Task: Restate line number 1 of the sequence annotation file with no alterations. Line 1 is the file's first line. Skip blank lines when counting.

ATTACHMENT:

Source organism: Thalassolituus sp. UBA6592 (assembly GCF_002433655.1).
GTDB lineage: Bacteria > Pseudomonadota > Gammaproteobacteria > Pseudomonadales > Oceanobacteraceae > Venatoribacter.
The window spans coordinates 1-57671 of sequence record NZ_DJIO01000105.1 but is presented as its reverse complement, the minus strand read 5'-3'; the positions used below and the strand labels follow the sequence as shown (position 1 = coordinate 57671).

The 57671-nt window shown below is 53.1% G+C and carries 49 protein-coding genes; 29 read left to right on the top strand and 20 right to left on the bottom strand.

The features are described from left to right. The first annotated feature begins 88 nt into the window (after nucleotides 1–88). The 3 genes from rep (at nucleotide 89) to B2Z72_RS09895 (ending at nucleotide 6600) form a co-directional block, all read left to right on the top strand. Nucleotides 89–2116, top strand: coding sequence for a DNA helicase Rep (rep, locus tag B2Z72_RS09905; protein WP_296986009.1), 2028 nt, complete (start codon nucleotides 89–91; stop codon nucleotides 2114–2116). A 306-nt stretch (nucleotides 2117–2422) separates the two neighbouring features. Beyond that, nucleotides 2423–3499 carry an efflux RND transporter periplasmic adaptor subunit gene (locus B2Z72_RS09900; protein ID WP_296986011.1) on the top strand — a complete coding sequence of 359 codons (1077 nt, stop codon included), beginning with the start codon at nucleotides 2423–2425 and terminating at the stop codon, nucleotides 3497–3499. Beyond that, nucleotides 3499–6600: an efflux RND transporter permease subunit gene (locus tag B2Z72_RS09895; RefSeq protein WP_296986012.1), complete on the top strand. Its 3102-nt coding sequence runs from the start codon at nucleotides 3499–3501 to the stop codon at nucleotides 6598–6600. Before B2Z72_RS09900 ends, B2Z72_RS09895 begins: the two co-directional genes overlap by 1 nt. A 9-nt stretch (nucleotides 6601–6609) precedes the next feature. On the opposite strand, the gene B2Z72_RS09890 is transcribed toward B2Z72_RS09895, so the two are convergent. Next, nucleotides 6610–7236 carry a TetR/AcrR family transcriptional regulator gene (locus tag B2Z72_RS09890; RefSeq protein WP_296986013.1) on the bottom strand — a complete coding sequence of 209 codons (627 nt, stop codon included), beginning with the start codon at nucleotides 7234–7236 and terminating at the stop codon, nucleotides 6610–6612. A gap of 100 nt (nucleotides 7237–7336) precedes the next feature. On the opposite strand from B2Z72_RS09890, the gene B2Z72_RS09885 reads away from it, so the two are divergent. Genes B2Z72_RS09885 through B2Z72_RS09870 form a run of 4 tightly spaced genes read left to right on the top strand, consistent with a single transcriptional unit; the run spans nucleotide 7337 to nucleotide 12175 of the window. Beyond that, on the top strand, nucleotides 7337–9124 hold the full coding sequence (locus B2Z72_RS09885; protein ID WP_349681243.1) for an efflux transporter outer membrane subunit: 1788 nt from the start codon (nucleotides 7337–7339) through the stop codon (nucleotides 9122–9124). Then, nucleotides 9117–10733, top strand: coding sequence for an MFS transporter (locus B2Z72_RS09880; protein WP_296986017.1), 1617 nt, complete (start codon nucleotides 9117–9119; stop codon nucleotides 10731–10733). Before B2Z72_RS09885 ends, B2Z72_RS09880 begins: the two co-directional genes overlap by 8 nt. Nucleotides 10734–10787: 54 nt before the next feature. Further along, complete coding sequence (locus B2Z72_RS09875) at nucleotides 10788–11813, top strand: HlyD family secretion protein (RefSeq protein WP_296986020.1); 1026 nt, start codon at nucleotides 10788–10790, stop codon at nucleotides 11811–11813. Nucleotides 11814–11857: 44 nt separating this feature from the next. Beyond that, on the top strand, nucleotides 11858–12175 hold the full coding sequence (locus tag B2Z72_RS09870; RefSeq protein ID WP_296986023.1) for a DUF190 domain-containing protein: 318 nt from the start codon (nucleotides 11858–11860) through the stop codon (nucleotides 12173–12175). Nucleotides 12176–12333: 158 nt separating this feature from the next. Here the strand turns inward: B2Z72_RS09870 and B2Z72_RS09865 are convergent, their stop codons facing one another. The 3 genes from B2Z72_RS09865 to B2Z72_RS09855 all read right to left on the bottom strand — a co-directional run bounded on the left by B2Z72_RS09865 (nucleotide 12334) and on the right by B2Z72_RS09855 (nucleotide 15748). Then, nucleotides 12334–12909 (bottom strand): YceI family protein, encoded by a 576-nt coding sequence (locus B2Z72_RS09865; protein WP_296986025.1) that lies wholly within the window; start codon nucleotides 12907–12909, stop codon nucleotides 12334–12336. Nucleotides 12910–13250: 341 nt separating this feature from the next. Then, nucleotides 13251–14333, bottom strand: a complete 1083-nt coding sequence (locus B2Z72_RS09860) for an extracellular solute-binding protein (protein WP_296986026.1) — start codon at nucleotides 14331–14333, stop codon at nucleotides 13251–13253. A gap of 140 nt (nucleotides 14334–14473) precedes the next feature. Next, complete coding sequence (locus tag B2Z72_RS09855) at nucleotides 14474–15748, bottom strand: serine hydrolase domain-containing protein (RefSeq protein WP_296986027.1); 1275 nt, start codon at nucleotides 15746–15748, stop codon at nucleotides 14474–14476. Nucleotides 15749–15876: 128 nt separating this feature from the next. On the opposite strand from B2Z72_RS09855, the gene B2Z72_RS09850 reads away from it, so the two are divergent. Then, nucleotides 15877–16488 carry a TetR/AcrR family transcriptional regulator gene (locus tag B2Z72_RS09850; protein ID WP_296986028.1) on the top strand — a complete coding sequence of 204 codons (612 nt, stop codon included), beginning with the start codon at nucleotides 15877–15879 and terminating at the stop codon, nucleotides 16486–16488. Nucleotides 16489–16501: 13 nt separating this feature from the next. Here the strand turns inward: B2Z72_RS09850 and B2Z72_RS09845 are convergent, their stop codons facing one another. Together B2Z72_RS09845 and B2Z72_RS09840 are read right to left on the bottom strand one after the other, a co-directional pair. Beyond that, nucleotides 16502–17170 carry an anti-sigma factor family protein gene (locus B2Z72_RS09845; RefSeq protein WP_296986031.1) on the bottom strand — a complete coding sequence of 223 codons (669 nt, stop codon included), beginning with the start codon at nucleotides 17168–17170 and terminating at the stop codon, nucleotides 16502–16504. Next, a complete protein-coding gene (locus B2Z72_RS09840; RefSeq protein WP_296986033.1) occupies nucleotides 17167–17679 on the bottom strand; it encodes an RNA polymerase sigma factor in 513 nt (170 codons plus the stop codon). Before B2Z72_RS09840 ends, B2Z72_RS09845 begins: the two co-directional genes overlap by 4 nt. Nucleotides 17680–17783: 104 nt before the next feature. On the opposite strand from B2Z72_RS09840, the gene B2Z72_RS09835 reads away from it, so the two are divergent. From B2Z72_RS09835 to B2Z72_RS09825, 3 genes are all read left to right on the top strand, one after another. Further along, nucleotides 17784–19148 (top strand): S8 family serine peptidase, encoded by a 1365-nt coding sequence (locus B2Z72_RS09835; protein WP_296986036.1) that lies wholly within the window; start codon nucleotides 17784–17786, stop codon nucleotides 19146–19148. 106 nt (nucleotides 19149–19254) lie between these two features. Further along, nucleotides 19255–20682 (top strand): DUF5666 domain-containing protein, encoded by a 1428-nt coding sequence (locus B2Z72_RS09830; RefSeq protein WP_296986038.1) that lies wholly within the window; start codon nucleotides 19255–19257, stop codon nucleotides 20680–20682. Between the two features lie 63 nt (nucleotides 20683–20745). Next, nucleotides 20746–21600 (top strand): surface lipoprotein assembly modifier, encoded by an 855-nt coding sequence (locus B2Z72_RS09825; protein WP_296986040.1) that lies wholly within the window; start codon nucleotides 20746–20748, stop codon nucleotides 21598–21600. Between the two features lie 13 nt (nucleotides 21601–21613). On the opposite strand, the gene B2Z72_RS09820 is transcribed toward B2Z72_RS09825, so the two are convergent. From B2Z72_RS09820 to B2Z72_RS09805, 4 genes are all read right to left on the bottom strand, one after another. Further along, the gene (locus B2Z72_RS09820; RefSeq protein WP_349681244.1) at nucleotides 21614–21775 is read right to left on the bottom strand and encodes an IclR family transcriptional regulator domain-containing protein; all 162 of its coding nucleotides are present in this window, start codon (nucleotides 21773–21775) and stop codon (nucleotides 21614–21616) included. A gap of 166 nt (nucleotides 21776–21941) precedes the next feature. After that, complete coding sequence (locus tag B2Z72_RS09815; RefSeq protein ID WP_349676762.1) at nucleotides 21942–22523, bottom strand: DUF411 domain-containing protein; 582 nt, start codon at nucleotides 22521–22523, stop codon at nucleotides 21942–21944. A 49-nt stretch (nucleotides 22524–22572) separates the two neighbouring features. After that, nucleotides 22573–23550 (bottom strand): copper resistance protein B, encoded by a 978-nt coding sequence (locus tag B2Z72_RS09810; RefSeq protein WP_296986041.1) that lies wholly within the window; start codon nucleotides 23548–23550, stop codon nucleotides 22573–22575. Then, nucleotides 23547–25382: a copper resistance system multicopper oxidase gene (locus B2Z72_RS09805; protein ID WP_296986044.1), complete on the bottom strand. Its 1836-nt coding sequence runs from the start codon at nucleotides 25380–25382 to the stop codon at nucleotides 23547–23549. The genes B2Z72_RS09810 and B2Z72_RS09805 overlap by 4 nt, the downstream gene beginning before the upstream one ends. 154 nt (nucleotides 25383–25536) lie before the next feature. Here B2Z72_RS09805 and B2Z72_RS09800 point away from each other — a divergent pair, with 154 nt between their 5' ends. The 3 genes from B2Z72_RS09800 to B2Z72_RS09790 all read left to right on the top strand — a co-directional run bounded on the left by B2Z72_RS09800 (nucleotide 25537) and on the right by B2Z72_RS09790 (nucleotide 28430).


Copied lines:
Source organism: Thalassolituus sp. UBA6592 (assembly GCF_002433655.1).